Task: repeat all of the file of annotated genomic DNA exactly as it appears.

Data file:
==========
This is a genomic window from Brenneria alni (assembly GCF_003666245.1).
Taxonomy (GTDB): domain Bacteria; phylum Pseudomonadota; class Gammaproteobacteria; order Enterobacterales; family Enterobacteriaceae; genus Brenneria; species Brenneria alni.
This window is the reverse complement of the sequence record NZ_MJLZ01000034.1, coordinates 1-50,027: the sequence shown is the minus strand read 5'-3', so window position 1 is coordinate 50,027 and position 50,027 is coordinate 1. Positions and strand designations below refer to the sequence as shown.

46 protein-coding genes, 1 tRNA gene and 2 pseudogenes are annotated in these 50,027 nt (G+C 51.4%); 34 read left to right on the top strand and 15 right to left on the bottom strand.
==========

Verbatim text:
This is a genomic window from Brenneria alni (assembly GCF_003666245.1).
Taxonomy (GTDB): domain Bacteria; phylum Pseudomonadota; class Gammaproteobacteria; order Enterobacterales; family Enterobacteriaceae; genus Brenneria; species Brenneria alni.
This window is the reverse complement of the sequence record NZ_MJLZ01000034.1, coordinates 1-50,027: the sequence shown is the minus strand read 5'-3', so window position 1 is coordinate 50,027 and position 50,027 is coordinate 1. Positions and strand designations below refer to the sequence as shown.

46 protein-coding genes, 1 tRNA gene and 2 pseudogenes are annotated in these 50,027 nt (G+C 51.4%); 34 read left to right on the top strand and 15 right to left on the bottom strand.